Gadget Freak –The Nintendo Game Boy
That’s even harder to imagine when you realize that the device in question only provided entertainment with only one game.
However, this clunky device completely revolutionized the video game industry and set the path for everything we know (and take for granted) today. This is the story of the Nintendo Game Boy.
The Starting Line
Way back in 1989, more than a quarter of a century ago, Gunpei Yokoi and the Nintendo Research and Development Team One came up with a result to a question most bothering: is it possible to have a portable video game experience whose screen isn’t smaller than an average battery pack? The answer came in the form of the Game Boy.
This console was a huge success, and it sold out its 300,000 unit stocks in a matter of two weeks. After the Japan debut in April, the Game Boy was showcased in the US and the rest of the world a few months later.
Although it seems odd to us HD-addicted multitask-electronic device addicts, the low-tech Game Boy with a monochromatic-display really spoke to the masses and it only kept attracting more and more fans with a whole library of quality entertaining games like the legendary Super Mario Land and Tetris. It also broke grounds with its innovative built-in Game Link networking port.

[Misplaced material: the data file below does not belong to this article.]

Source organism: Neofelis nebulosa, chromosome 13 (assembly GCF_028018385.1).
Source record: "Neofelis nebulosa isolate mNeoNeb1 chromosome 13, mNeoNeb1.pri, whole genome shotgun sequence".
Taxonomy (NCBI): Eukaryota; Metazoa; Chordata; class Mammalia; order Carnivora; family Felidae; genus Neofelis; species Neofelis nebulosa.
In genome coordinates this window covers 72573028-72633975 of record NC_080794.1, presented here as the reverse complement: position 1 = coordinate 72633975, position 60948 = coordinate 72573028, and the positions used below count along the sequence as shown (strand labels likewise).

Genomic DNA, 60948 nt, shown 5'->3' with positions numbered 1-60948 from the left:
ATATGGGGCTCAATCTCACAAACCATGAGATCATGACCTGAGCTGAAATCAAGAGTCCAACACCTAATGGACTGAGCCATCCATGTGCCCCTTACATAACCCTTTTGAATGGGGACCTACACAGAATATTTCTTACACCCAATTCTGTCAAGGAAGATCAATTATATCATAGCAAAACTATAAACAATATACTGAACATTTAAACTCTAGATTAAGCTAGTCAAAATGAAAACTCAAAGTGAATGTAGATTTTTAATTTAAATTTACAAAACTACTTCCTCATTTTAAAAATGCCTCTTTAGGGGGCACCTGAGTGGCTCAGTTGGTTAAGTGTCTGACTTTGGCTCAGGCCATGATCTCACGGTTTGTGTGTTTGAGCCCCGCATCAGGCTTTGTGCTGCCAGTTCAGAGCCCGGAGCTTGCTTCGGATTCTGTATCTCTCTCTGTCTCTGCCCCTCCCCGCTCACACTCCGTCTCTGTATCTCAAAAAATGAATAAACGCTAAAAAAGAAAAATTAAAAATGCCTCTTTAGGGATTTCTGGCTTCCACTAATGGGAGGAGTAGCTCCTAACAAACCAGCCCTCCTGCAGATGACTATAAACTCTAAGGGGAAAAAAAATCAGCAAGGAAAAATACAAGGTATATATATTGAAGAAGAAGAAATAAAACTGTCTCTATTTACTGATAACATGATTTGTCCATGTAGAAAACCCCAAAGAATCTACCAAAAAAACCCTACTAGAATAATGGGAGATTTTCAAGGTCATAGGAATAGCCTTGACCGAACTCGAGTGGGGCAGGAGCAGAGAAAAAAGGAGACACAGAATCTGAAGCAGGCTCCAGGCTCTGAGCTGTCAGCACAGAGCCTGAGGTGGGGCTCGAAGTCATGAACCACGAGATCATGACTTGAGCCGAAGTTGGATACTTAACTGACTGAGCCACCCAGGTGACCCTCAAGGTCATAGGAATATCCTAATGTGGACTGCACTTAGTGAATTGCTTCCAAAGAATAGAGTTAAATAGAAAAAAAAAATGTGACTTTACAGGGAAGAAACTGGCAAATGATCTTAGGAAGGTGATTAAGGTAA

Only seven years after the launch of the first ever Game Boy, Nintendo released the Game Boy Pocket, a smaller, lightweight version of the famed console which only required two AAA batteries. The display was back-and-white this time around, and the slick all black design really caught one’s eye.
In 1998, the Game Boy Color saw the light of day, and it gave the game developers the ability to create better, detail-oriented games while retaining backwards compatibility with older monochromatic games. Its casing was in color but mostly see-through, and it truly captured the rebirth scenario of the new Game Boy.
Then, two years after a burst of color, the Game Boy Advance came into the picture and changed the way people thought of this popular console in almost every way imaginable, however, it was not accepted with open arms as the previous versions of the Game Boy. The Game Boy Micro suffered a similar faith, as the new era of online PC gaming started taking over the world.
In 2008, the legendary Nintendo Game Boy portable console line finally came to its end, but don’t feel bad for the gadget that changed our leisure time. It sold in over 200 million units, and it still lives in the hands of the people who like to keep it old school (and a handful of hipsters).